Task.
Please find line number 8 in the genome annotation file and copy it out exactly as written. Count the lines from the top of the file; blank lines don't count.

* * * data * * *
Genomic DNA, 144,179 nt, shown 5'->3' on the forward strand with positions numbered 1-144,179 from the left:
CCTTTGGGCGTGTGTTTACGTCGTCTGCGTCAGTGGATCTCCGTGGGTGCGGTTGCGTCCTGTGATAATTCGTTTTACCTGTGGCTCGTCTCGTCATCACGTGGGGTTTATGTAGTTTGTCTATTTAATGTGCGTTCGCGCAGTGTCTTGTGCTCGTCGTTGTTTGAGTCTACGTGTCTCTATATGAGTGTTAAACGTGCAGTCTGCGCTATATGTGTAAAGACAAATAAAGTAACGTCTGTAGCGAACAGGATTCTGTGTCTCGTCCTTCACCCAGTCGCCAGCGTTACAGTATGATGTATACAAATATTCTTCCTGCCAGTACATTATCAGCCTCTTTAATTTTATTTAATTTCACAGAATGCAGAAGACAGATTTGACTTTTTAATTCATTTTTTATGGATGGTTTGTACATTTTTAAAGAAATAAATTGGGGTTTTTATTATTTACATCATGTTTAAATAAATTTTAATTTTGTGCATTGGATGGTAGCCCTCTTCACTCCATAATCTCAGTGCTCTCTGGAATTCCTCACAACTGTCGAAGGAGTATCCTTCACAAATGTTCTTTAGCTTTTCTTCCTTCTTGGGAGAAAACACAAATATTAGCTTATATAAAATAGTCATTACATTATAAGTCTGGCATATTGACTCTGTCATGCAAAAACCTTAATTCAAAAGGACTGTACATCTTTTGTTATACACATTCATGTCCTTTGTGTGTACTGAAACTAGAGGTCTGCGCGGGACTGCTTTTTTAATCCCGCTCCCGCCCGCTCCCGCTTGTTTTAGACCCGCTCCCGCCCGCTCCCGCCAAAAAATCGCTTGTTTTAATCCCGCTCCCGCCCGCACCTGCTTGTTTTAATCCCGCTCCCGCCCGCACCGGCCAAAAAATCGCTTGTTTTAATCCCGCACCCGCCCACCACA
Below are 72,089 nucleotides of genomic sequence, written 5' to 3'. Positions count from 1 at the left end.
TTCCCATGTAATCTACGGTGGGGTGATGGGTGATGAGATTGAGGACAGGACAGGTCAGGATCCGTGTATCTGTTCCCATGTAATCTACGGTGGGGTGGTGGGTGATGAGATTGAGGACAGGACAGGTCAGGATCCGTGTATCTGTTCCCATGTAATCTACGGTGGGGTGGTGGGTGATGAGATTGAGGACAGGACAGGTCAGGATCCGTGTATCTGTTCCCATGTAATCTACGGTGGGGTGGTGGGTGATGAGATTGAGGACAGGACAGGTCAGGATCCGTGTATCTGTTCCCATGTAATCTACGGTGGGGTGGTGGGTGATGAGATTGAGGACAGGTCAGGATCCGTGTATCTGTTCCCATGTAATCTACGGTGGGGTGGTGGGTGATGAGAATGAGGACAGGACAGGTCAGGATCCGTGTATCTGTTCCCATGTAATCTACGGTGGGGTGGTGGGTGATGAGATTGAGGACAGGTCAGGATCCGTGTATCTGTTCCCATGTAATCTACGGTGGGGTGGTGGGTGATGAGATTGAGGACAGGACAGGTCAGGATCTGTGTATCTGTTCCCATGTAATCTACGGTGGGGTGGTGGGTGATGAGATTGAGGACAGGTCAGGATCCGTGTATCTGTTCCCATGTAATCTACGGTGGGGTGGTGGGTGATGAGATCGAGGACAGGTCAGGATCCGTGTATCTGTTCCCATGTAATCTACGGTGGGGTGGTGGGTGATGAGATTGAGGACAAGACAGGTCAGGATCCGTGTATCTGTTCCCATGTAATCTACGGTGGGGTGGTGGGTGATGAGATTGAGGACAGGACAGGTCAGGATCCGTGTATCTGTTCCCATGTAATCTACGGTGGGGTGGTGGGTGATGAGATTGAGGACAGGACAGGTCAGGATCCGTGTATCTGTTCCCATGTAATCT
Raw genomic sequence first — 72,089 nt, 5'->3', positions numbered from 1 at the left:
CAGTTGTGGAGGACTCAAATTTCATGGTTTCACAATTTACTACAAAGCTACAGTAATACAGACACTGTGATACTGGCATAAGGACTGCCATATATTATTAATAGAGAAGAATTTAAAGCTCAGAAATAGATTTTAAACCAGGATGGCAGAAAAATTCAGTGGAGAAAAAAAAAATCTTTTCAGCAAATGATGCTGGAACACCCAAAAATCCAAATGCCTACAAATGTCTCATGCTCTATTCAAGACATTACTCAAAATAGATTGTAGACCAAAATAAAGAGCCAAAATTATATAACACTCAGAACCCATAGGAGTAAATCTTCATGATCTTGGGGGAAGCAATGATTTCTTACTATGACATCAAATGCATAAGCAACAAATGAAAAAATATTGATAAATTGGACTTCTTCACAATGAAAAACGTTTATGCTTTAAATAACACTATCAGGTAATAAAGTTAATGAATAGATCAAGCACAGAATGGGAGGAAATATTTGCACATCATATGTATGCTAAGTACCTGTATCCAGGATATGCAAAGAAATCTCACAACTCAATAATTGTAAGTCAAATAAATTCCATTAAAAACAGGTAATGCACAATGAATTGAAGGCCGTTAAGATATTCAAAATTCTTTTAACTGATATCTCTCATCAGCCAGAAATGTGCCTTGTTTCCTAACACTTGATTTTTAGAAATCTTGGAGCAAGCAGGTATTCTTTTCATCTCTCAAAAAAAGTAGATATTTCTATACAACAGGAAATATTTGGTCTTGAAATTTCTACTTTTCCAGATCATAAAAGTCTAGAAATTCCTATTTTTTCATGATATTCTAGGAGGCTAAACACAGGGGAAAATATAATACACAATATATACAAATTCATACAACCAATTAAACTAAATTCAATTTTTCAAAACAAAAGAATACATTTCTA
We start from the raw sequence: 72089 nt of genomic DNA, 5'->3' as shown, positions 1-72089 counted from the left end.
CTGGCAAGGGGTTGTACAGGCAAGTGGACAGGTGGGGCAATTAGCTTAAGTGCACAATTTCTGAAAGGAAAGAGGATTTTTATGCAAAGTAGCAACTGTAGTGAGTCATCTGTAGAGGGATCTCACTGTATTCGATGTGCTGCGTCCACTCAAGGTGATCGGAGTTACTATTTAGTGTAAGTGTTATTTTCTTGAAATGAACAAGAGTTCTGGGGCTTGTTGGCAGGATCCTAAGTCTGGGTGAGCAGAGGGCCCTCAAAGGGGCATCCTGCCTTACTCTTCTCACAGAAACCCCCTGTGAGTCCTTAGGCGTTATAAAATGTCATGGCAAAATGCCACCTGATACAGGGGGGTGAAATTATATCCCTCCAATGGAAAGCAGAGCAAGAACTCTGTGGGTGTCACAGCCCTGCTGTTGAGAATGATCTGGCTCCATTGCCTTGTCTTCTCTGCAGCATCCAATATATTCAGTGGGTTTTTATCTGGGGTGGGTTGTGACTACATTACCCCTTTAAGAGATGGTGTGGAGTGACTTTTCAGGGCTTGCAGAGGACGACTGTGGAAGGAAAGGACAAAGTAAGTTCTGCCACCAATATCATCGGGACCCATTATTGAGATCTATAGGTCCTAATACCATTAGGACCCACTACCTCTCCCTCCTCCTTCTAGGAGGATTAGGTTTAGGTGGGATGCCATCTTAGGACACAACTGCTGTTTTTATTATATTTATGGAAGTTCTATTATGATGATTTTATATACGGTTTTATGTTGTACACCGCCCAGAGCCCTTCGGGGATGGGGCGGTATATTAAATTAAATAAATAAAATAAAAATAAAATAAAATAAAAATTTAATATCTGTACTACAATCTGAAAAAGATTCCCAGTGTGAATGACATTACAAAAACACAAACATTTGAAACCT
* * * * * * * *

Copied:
CTGGCAAGGGGTTGTACAGGCAAGTGGACAGGTGGGGCAATTAGCTTAAGTGCACAATTTCTGAAAGGAAAGAGGATTTTTATGCAAAGTAGCAACTGTAGTGAGTCATCTGTAGAGGGATCTCACTGTATTCGATGTGCTGCGTCCACTCAAGGTGATCGGAGTTACTATTTAGTGTAAGTGTTATTTTCTTGAAATGAACAAGAGTTCTGGGGCTTGTTGGCAGGATCCTAAGTCTGGGTGAGCAGAGGGCCCTCAAAGGGGCATCCTGCCTTACTCTTCTCACAGAAACCCCCTGTGAGTCCTTAGGCGTTATAAAATGTCATGGCAAAATGCCACCTGATACAGGGGGGTGAAATTATATCCCTCCAATGGAAAGCAGAGCAAGAACTCTGTGGGTGTCACAGCCCTGCTGTTGAGAATGATCTGGCTCCATTGCCTTGTCTTCTCTGCAGCATCCAATATATTCAGTGGGTTTTTATCTGGGGTGGGTTGTGACTACATTACCCCTTTAAGAGATGGTGTGGAGTGACTTTTCAGGGCTTGCAGAGGACGACTGTGGAAGGAAAGGACAAAGTAAGTTCTGCCACCAATATCATCGGGACCCATTATTGAGATCTATAGGTCCTAATACCATTAGGACCCACTACCTCTCCCTCCTCCTTCTAGGAGGATTAGGTTTAGGTGGGATGCCATCTTAGGACACAACTGCTGTTTTTATTATATTTATGGAAGTTCTATTATGATGATTTTATATACGGTTTTATGTTGTACACCGCCCAGAGCCCTTCGGGGATGGGGCGGTATATTAAATTAAATAAATAAAATAAAAATAAAATAAAATAAAAATTTAATATCTGTACTACAATCTGAAAAAGATTCCCAGTGTGAATGACATTACAAAAACACAAACATTTGAAACCT